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Challenges and Opportunities for a State Role in the Post-Crisis

15 de junio de 2010|Columna de opinión

Article by Alicia Bárcena, Executive Secretary of ECLAC, published in Pensamiento Iberoamericano No 6, June 2010.


The global financial crisis that emerged in developed countries' markets revealed the shortcomings of an economic policy approach which believed in the self-regulation of markets and minimized the role of the State. The post-crisis reality demands a reformulation of the role of the State. Latin America and the Caribbean countries face this challenge in a context of ongoing changes in the world production structure that threaten its position in the global economy. Although many Latin American and Caribbean countries were successful in overcoming the crisis, four key areas of policymaking need to be redefined: The goals of a development-oriented macroeconomic policy and the role of the State in productive development policies in a globalized economy, in the abatement of inequalities in the labour market and of social differences caused by inadequacies of social protection institutions. Such redefinitions have to be carried out in the context of heightened demands for transparency in public and private actions, and for citizens' participation in the definition and implementation of public policies.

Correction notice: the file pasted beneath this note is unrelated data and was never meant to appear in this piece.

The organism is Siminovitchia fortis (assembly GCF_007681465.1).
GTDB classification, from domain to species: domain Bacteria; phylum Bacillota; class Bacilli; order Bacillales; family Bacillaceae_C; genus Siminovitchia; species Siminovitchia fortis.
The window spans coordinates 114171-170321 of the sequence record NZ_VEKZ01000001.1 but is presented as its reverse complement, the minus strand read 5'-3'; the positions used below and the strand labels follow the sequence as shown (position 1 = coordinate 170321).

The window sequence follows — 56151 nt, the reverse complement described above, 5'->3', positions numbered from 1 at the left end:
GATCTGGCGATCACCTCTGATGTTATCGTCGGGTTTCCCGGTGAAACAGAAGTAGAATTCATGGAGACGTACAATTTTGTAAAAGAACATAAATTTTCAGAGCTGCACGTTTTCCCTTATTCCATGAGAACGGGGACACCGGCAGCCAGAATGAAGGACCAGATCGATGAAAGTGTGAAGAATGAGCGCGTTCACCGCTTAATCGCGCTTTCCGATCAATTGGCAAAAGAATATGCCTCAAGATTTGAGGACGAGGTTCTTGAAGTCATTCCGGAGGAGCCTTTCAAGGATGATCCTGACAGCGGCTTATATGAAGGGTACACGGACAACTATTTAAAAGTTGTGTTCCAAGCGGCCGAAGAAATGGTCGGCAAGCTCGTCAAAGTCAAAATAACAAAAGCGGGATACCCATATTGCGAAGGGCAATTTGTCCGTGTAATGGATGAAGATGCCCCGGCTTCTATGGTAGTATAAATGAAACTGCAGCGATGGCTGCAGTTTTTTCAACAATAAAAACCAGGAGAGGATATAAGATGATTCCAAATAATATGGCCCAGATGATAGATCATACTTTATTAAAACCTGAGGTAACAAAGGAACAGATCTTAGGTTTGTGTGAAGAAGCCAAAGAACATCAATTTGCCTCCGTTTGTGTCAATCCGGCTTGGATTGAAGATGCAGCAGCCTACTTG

I. Introduction

The recent international crisis not only caused the greatest contraction of world economic activity since the Great Depression, but also revealed the urgency of revising how the economy and the role of public policies are regarded. The crisis laid bare the serious flaws of a policy approach that naively entrusted regulation almost exclusively to the market itself, minimizing and weakening the role of the State. It also revealed failures in ethics and transparency that characterized key market players and their scarce accountability to the societies that suffered the consequences of its actions. The world was witness to one of the biggest crises in modern history, with enormous losses of wealth and a virtual evaporation of institutions believed, until then, to be solid. In fact, at the peak of the crisis, a significant part of the financial markets in several developed countries, which for decades experienced strong growth, disappeared in just two weeks. The effect on the rest of the economy and for several less developed countries was devastating, with significant losses in production and employment and social consequences still to come and that will probably continue for a long time if we fail to understand the changes in public action that the post-crisis context demands.